The congregational Friday noon prayer is mandatory for Muslim males. Many Muslim women also attend it voluntarily where there are facilities available for them.
In countries where Friday is not part of the weekend, Muslims take a break from work or shut the doors of businesses to participate in the weekly prayer.
It has continued to gather momentum over centuries without showing any sign of diminishing, even though comparable practices among other religious groups seem to have been on the wane.
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The khutbah (sermon) is an integral part of the Friday prayer service. Both the khutbah and the ritual prayer are almost equally important, as it is incumbent upon the mass to listen to the khutbah with due attention and then pray in congregation.
Opportunity to Impart Knowledge
Given that large crowds attend masjids on Fridays, the khutbah is a godsend opportunity to spread awareness and impart knowledge to the community. It is perhaps the only source of education for those Muslims who cannot afford to receive it in other ways.
In that sense, the institution of Friday congregation is a testament to the egalitarian instinct of Islam as a religion which recognizes and facilitates the fundamental right to education.
As the khutbah can be used to help the mass connect with the divine, it can also be a means to talk about prevailing social issues and to draw people’s attention to them. On that premise, this essay seeks to discuss if masjid imams and khatibs make the best use of the educational potential of the khutbah. The illustrative anecdotes below may be helpful.
Khutbah and Social Illnesses
Once I saw a Muslim man smoking in a family car. The doors were locked, and his wife and young children were inside. Such people smoke in cars and houses, putting their health and that of their family members at risk. Children’s exposure to cigarette smoke in the family environment can lead to their poor health and eventual adoption of the habit of smoking.
On another occasion, I was traveling back home with my family from a long trip. It was a holiday season, and the highways were congested. The journey took longer than we had anticipated. By the time we reached home it was about 2:30 am. We saw a few early teens hanging around the vicinity of our residential area and smoking. Unfortunately, such scenarios are not rare in society.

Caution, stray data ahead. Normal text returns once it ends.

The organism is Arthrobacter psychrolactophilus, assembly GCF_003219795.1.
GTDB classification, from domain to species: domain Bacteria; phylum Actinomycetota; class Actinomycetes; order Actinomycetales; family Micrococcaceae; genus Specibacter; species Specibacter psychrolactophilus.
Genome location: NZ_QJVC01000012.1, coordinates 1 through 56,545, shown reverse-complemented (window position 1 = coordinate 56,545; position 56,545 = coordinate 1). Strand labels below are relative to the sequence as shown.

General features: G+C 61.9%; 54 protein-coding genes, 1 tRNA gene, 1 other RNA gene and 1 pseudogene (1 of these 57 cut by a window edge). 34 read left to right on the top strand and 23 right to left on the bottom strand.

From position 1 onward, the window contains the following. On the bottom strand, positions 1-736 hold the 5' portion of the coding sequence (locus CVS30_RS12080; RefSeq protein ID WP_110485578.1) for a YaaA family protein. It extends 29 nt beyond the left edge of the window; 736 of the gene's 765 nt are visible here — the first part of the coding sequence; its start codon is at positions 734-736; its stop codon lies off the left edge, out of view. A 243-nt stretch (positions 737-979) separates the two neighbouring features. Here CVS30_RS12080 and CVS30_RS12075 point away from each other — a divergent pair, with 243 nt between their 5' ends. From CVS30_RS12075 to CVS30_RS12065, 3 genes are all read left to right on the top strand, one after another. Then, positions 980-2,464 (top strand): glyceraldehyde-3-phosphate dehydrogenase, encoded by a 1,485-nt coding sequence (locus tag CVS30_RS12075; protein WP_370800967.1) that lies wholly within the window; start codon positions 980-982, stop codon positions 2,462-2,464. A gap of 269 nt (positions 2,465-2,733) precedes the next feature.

In the instances mentioned above, the carelessness and irresponsibility of parents who smoke, or let their children do so, cannot be overlooked. I have listened to thousands of Jumu’ah (Friday) khutbahs in masjid but none of them touched on the menace of smoking.
Smoking is only one problem that I have mentioned as an example. People are involved in a multitude of social ills. Many of them who attend Friday prayers are involved in corruption or are perpetrators of social injustices. Khutbahs can be used to remind people of the consequences of such wrong practices from a religious perspective, and imams and khatibs should be empowered to discuss such issues in masjid.
Drawing on my experiences of listening to khutbahs in different countries, I can say that most khutbahs are calendar-based and their topics predictable. They are generally about the importance of certain rituals and mystical practices and how these can lead the devout to paradise.
People in the congregation do not find much guidance on how to manage their day-to-day interactions or how to uphold social justice which is the core of Islamic teachings.
For the lack of relevance of the khutbah to their lives, many in the congregation pass their time in a state of drowsiness. Modern technology has now given many others an alternative: they take out mobile phones to surf the Internet or log on to social networking sites while sitting in the congregation.
It is no doubt a kind of misdemeanour not to concentrate on the khutbah. But isn’t it also important that imams and khatibs make efforts to hold the attention of the congregation by discussing issues that really matter in people’s lives?
Based on formulaic texts and utterances, most khutbahs are way over the head of the congregation. Repeating them does not require much creativity, talent or critical thinking on the part of the imams and khatibs. Such khutbah manuals – which are read like catechism from the pulpit – have firmly entrenched in Muslim societies.
Sadly, not many imams and khatibs rise above the mediocrity in the content of their khutbahs. Barring some commendable exceptions, the intellectual content of a khutbah of a university masjid is not necessarily much different from the one that is delivered at an ordinary masjid.
Since the formulaic khutbahs they deliver do not require much research, many imams exhibit symptoms of lethargy and intellectual impotence. They often enjoy the generosity lavished on them by ordinary Muslims and do not conduct proper research to prepare their khutbahs. As a result, their khutbahs are dry, formulaic, abstract and devoid of insight.
Imams’ Role and Responsibility
Given the complex and dynamic challenges that Islam and Muslims are facing today, imams are supposed to be most active in finding solutions to multiple problems – both social and intellectual. If they are involved in intellectual pursuits and knowledge creation and dissemination, their khutbahs will likely be rich in content and relevant to contemporary life.
Masjids are central to Muslim societies; therefore, vibrant Muslim communities cannot be envisioned without intellectually competent imams whose khutbahs should be a reflection of their scholarly rigour and multi-dimensional knowledge. In facilitating this to happen, the role of masjid management committee members is crucial, but that is a subject for another discussion.